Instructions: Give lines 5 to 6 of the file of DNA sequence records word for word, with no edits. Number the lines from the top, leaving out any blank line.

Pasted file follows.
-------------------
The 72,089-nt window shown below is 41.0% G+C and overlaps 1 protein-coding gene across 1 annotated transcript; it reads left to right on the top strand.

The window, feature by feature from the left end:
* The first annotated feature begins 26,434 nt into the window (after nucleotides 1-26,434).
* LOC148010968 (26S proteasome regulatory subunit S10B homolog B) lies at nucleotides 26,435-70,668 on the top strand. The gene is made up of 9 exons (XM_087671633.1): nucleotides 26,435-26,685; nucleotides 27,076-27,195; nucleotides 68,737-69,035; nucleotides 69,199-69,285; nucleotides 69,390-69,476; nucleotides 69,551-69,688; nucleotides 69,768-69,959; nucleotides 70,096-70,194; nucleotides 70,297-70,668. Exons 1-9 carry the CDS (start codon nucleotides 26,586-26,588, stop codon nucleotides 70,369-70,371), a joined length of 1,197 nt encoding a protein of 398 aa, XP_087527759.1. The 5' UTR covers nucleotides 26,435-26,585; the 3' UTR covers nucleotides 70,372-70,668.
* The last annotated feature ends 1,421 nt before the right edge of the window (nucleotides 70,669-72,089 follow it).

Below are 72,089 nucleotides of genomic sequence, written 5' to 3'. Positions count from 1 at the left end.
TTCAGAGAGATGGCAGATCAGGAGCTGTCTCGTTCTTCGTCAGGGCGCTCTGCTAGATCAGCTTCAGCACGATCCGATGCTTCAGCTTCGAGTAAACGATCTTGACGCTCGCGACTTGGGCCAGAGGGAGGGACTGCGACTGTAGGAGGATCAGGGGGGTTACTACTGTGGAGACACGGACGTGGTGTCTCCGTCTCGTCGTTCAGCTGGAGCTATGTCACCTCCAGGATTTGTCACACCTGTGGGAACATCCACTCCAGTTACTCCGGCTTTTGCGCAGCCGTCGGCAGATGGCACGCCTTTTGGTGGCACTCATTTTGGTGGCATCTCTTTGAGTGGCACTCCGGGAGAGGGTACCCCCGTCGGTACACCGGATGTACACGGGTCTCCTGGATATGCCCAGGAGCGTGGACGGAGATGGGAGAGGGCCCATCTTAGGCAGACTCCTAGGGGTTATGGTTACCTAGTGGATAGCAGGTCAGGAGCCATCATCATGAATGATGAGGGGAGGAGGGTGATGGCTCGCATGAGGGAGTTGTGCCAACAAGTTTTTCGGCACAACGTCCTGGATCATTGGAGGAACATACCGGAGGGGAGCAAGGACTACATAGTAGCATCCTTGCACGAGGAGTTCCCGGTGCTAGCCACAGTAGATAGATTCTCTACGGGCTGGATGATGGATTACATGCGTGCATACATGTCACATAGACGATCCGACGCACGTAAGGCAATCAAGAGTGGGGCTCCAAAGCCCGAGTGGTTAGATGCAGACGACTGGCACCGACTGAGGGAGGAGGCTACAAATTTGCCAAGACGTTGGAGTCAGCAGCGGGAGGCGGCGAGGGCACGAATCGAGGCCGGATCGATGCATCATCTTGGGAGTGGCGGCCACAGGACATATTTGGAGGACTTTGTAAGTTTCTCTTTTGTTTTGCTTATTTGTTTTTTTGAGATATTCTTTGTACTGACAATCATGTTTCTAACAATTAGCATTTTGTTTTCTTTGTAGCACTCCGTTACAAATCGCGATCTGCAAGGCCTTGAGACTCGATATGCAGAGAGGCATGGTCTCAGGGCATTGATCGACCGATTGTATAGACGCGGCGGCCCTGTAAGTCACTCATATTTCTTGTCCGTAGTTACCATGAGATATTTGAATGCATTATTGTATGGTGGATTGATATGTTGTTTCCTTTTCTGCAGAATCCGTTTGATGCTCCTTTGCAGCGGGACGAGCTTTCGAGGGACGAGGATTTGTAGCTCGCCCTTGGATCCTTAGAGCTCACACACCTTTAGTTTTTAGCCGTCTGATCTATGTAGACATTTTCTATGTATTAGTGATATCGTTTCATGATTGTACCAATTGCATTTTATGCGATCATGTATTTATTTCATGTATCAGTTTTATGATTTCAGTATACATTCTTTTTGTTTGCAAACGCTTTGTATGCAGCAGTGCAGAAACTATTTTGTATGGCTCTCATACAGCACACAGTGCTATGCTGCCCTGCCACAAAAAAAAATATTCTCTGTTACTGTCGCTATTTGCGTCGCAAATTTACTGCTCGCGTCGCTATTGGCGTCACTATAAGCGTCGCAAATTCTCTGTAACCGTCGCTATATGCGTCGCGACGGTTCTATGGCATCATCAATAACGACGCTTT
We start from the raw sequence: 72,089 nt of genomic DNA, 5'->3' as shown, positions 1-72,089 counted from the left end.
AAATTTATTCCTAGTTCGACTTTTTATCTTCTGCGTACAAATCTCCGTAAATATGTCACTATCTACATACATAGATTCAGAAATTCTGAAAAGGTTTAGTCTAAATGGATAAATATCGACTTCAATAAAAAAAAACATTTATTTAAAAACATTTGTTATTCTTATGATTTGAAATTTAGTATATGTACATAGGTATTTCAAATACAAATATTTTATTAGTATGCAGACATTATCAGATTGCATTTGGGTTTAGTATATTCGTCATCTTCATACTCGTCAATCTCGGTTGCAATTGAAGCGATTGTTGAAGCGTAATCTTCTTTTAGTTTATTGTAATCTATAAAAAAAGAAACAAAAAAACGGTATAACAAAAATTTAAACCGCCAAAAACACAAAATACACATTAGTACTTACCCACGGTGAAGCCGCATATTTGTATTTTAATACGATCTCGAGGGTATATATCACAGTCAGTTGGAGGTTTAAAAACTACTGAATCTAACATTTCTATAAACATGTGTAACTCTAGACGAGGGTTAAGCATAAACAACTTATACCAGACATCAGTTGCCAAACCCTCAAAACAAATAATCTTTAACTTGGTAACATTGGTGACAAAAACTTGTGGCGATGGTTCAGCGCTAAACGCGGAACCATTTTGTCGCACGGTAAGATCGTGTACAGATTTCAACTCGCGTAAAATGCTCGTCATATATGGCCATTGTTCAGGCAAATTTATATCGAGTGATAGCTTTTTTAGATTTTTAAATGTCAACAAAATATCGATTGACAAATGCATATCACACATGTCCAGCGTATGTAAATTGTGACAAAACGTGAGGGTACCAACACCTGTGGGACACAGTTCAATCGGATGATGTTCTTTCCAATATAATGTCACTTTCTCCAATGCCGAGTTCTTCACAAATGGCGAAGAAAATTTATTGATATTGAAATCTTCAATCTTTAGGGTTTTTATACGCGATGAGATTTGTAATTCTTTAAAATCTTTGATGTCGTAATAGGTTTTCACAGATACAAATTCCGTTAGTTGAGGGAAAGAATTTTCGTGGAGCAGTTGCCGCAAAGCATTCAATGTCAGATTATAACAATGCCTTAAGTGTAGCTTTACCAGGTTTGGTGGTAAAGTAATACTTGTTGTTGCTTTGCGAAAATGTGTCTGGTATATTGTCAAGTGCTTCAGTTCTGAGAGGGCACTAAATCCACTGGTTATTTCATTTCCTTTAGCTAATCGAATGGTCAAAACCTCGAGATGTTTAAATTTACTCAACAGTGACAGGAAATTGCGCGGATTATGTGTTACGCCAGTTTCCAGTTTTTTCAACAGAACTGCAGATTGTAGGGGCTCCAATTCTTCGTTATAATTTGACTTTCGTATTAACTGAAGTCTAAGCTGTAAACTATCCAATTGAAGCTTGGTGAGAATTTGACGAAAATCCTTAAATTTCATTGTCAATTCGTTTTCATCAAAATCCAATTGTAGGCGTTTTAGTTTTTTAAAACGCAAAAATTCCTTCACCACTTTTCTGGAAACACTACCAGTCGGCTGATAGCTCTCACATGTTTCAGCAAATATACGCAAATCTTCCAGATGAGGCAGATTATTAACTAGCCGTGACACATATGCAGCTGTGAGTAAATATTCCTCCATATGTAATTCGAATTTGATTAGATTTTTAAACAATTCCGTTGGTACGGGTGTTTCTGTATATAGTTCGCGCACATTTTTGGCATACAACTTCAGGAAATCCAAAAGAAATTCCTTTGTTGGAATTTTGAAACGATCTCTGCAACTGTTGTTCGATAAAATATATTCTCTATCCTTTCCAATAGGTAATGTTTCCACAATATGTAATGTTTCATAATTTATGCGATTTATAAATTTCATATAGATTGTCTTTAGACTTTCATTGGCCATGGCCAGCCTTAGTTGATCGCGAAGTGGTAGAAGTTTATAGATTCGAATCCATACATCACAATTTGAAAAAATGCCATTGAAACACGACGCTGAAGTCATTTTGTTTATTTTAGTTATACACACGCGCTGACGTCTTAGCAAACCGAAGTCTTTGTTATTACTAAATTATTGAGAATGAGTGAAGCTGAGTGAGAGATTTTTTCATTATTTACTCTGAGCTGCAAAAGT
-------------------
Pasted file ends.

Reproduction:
* The last annotated feature ends 1,421 nt before the right edge of the window (nucleotides 70,669-72,089 follow it).

Below are 72,089 nucleotides of genomic sequence, written 5' to 3'. Positions count from 1 at the left end.